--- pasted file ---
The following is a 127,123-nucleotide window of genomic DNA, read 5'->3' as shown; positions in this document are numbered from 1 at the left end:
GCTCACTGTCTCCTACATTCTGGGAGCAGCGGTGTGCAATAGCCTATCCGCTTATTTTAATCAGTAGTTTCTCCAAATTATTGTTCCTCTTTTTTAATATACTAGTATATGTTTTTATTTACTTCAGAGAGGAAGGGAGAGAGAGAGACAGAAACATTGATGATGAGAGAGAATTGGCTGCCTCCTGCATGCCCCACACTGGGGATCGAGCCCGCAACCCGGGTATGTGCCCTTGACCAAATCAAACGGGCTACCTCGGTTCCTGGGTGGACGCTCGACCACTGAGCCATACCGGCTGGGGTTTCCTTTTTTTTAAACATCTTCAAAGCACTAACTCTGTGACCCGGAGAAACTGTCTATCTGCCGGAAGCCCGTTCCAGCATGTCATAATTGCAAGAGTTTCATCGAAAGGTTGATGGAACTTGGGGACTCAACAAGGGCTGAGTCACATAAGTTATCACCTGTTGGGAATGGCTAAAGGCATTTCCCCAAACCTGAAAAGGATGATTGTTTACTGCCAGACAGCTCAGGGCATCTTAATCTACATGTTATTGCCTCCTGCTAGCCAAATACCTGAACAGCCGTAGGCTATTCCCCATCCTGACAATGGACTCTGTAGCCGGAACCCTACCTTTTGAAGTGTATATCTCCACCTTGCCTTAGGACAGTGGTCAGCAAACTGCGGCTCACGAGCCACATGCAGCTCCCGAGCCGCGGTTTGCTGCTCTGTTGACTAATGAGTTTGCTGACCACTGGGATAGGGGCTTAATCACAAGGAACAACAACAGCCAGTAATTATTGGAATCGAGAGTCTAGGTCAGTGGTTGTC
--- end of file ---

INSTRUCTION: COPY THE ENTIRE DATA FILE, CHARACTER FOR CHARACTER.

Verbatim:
The following is a 127,123-nucleotide window of genomic DNA, read 5'->3' as shown; positions in this document are numbered from 1 at the left end:
GCTCACTGTCTCCTACATTCTGGGAGCAGCGGTGTGCAATAGCCTATCCGCTTATTTTAATCAGTAGTTTCTCCAAATTATTGTTCCTCTTTTTTAATATACTAGTATATGTTTTTATTTACTTCAGAGAGGAAGGGAGAGAGAGAGACAGAAACATTGATGATGAGAGAGAATTGGCTGCCTCCTGCATGCCCCACACTGGGGATCGAGCCCGCAACCCGGGTATGTGCCCTTGACCAAATCAAACGGGCTACCTCGGTTCCTGGGTGGACGCTCGACCACTGAGCCATACCGGCTGGGGTTTCCTTTTTTTTAAACATCTTCAAAGCACTAACTCTGTGACCCGGAGAAACTGTCTATCTGCCGGAAGCCCGTTCCAGCATGTCATAATTGCAAGAGTTTCATCGAAAGGTTGATGGAACTTGGGGACTCAACAAGGGCTGAGTCACATAAGTTATCACCTGTTGGGAATGGCTAAAGGCATTTCCCCAAACCTGAAAAGGATGATTGTTTACTGCCAGACAGCTCAGGGCATCTTAATCTACATGTTATTGCCTCCTGCTAGCCAAATACCTGAACAGCCGTAGGCTATTCCCCATCCTGACAATGGACTCTGTAGCCGGAACCCTACCTTTTGAAGTGTATATCTCCACCTTGCCTTAGGACAGTGGTCAGCAAACTGCGGCTCACGAGCCACATGCAGCTCCCGAGCCGCGGTTTGCTGCTCTGTTGACTAATGAGTTTGCTGACCACTGGGATAGGGGCTTAATCACAAGGAACAACAACAGCCAGTAATTATTGGAATCGAGAGTCTAGGTCAGTGGTTGTC